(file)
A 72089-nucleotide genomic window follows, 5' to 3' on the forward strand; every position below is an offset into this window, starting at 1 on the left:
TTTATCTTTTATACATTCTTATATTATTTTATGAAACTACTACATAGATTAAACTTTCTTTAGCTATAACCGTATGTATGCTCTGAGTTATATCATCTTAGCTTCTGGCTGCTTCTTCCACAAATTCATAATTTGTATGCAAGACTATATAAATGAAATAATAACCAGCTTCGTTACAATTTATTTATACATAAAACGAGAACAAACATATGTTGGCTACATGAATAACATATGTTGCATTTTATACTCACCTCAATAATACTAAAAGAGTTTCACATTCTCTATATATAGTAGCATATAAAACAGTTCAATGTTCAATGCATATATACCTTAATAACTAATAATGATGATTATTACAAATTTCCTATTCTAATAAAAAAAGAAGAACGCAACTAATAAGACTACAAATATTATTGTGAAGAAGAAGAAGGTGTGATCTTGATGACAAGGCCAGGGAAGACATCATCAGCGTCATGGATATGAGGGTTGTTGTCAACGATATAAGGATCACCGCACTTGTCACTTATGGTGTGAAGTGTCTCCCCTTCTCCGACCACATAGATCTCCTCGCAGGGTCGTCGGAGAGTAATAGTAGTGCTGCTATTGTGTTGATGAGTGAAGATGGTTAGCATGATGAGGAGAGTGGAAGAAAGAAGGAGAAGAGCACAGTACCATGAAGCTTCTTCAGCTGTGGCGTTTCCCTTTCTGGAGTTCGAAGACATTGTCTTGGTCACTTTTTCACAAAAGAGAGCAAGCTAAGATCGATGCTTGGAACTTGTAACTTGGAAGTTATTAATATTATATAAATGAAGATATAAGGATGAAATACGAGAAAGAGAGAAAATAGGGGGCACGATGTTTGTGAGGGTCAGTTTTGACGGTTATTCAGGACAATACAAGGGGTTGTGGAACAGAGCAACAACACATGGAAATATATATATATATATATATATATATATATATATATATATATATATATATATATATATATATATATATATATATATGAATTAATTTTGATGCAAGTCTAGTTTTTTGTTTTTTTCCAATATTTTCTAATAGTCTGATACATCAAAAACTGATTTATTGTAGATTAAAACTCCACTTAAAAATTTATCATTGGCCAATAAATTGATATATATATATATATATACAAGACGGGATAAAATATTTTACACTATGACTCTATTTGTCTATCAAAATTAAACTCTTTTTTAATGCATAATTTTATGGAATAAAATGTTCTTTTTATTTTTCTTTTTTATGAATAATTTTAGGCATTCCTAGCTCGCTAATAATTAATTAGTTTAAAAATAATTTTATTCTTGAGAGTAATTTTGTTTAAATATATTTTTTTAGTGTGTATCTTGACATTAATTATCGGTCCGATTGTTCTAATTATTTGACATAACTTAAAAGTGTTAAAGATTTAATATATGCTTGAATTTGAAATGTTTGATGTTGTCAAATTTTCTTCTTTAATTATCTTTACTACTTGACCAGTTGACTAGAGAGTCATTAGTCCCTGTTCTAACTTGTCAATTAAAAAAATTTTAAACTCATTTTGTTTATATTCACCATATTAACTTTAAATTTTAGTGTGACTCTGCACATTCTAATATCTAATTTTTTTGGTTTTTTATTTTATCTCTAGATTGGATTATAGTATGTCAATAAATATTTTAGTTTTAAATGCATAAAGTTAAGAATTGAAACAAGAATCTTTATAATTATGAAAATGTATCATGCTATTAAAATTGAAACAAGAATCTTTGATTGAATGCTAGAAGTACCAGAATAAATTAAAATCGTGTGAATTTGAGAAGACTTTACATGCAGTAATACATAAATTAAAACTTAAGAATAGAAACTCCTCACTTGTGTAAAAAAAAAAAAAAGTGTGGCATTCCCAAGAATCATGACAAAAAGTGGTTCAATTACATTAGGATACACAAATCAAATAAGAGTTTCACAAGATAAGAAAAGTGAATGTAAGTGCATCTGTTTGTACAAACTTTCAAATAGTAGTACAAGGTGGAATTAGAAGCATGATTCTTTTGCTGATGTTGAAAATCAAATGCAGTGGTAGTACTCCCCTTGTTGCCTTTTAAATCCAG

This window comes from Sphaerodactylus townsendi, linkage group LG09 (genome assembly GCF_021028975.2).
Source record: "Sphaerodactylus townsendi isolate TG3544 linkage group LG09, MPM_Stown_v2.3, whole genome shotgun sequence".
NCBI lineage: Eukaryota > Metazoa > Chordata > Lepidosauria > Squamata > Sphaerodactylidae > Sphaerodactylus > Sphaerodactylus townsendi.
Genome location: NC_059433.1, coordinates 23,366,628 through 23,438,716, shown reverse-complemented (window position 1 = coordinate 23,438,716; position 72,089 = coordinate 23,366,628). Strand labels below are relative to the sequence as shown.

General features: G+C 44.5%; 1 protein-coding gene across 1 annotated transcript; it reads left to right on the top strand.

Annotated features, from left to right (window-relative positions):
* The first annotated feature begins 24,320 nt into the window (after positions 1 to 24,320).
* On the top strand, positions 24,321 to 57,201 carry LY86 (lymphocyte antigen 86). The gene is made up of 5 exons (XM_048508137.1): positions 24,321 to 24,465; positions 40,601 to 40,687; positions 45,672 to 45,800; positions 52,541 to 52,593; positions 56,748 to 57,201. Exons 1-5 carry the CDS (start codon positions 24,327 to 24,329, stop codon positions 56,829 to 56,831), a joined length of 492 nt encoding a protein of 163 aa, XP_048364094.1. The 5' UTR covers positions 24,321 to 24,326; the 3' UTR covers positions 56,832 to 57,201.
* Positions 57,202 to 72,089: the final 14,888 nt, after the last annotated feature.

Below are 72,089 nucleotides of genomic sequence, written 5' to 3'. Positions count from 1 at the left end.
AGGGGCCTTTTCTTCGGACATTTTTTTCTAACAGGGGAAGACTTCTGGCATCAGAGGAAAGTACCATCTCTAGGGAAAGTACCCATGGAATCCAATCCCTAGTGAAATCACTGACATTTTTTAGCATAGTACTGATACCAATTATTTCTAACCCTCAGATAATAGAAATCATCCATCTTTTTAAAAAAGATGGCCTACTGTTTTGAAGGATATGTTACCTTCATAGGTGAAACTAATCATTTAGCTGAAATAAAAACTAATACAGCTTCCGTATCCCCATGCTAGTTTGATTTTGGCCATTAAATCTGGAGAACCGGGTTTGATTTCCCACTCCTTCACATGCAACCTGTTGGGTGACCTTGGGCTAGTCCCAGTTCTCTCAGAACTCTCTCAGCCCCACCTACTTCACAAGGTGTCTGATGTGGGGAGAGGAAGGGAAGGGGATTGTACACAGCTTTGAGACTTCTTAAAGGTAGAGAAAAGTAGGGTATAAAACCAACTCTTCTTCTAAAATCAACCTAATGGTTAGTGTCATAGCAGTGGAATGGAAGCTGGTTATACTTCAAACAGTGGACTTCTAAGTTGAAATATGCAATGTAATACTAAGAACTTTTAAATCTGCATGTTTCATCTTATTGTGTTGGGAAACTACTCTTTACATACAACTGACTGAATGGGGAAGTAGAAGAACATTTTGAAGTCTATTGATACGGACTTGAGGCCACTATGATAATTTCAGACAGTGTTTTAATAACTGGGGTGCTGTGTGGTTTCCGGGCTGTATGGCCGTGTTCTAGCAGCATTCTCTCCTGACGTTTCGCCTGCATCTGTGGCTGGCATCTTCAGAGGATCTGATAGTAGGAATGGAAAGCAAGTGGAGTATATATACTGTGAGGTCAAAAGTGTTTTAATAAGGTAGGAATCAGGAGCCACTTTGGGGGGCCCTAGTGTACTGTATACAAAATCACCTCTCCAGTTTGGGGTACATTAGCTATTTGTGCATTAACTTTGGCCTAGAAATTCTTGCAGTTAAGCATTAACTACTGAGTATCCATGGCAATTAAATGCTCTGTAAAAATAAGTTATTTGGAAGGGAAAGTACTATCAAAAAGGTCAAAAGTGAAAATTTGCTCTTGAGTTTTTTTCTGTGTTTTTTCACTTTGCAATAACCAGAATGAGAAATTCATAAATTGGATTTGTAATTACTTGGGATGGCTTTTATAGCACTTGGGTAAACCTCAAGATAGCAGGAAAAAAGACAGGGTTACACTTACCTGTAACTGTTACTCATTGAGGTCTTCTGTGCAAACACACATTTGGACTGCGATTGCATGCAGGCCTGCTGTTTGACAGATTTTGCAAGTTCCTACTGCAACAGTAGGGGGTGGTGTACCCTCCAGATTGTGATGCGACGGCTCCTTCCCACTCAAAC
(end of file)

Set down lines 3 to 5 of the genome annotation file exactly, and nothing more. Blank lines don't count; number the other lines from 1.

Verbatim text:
This window comes from Sphaerodactylus townsendi, linkage group LG09 (genome assembly GCF_021028975.2).
Source record: "Sphaerodactylus townsendi isolate TG3544 linkage group LG09, MPM_Stown_v2.3, whole genome shotgun sequence".
NCBI lineage: Eukaryota > Metazoa > Chordata > Lepidosauria > Squamata > Sphaerodactylidae > Sphaerodactylus > Sphaerodactylus townsendi.